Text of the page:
Visual arts awards
From the late 1950s annual national awards and competitions have been introduced for various art forms in addition to literature, and for media. The Kelliher Art Prize, for ‘a realistic natural representation’ of a typical New Zealand landscape, was first contested at the Auckland City Gallery in 1956 and thereafter was an annual event in the Academy Gallery until 1970. 1 The privately sponsored National Bank Art Awards were held from 1958 to 1980, and the Benson & Hedges Art Awards from 1969 until the 1980s.
Wallace Art Awards
The Wallace Arts Trust was founded by philanthropist Sir James Wallace to promote New Zealand contemporary visual art, including printmaking, photography and video. Its activities include the annual Wallace Art Awards, first awarded in 1992. In 2014 these awards included four overseas residencies and various prizes amounting to over $190,000, including a People’s Choice award of $500.
The $50,000 Walters Prize is awarded for an outstanding work of contemporary New Zealand visual art produced and exhibited during the previous two years. Named in honour of the late New Zealand artist Gordon Walters, the Prize was established in 2002 by Erika and Robin Congreve and Dame Jenny Gibbs, working with Auckland Art Gallery. The Walters Prize, held every two years, aims to make contemporary art a more widely recognised and debated feature of cultural life.
Adam Portrait Award
Wellington arts philanthropists Dennis and Verna Adam sponsored many arts awards and institutions through their Adam Foundation. These include New Zealand’s premier portrait competition, the Adam Portraiture Award, run annually by Wellington’s New Zealand Portrait Gallery. In 2014 the winning entry received $20,000 and became part of the gallery’s permanent collection. A public vote decided the People’s Prize.
When the first annual Mobil Song Quest was held in 1956, more than 1,300 people entered nationwide. At their local radio station, they each sang a song in their preferred genre – whether country and western, pop or classical. These were broadcast nationally to determine the winner. Later the competition focused on opera, and winners included the sopranos Malvina Major and Kiri Te Kanawa, both of whom went on to have very successful careers.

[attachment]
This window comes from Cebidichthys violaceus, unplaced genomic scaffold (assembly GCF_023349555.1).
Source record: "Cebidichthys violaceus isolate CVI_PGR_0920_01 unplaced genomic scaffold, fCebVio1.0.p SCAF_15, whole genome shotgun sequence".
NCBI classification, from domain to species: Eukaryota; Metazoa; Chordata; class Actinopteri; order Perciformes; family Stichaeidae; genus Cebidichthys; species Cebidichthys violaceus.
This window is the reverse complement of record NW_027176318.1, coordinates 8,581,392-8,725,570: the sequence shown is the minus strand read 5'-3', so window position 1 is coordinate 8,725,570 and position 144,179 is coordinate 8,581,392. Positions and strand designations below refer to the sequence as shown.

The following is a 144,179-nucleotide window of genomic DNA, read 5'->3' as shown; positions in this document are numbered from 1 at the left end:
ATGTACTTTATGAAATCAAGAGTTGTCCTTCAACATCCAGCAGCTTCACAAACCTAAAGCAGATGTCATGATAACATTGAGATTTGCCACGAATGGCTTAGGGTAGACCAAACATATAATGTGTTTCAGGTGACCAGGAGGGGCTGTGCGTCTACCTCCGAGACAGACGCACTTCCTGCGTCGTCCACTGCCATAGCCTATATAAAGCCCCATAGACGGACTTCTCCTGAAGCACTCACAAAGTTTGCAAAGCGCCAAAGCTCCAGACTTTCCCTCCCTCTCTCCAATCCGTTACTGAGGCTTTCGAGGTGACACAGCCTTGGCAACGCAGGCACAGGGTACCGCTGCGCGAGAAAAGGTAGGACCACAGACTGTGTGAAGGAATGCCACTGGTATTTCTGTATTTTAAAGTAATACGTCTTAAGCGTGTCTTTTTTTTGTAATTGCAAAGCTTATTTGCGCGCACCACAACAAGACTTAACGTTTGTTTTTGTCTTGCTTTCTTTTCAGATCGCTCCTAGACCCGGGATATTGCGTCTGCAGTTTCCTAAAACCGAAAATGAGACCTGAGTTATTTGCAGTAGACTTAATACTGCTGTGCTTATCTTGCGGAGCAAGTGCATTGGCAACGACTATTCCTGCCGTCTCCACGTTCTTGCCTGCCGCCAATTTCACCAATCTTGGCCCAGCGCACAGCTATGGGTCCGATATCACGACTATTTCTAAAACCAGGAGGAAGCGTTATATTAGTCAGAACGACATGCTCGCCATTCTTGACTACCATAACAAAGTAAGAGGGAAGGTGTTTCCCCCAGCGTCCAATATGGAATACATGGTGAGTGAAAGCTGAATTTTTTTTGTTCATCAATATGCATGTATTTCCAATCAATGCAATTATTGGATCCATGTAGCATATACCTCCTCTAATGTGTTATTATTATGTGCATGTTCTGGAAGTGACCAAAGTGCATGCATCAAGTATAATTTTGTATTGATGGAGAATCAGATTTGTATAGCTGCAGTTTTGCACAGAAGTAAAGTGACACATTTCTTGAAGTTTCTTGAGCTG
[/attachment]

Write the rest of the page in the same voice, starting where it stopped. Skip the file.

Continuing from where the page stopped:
In 2005 the competition’s sponsor changed and it became the Lexus Song Quest. Competitors had to perform a wide-ranging classical repertoire in three languages. Overall winners, who each received $10,000 plus a $15,000 study scholarship and international airfares, have included Teddy Tahu Rhodes, Jonathan Lemalu and Madeleine Pierard. The five runners-up in each contest received smaller prizes.
Recorded music awards
The first awards for New Zealand recorded music were co-founded in 1965 by the New Zealand Broadcasting Corporation (NZBC) and the soap-powder manufacturer Reckitt and Colman. These awards, named after the company’s anti-dandruff shampoo, were called the Loxene Golden Disc Awards. An expert panel selected 10 (later 12) songs, and the public voted for their favourite. A number of compilation albums of winners and finalists were released.
From 1978 these awards were administered by the Recording Industry Association of New Zealand (later Recorded Music NZ), and named for a succession of commercial sponsors. From 2004 the main sponsor was Vodafone New Zealand. In 2014 the awards included prizes for the best classical, folk, jazz, country, Pacific and children’s music albums, among many others.
The Chapman Tripp theatre award ceremonies have frequently been known for spontaneity and flamboyance. The event’s invitation specifies ‘Dress: formal or outrageous’. The MCs for the ceremony have sometimes departed unexpectedly from the script, providing memorable dramatic and comic moments. Two MCs once unashamedly promoted their own forthcoming show, and another subtly sent up awards shows in general.
New Zealand has been relatively slow to introduce lasting awards for theatre practitioners. In 1992 a group of Wellington theatre critics convinced law firm Chapman Tripp to sponsor the first such awards evening. For the first six years the awards went mainly to Wellington theatre productions, but they later became a nationwide competition. A category unchanged since 1992 is for a Significant Contribution to Theatre, a special tribute to a lifetime contribution and commitment.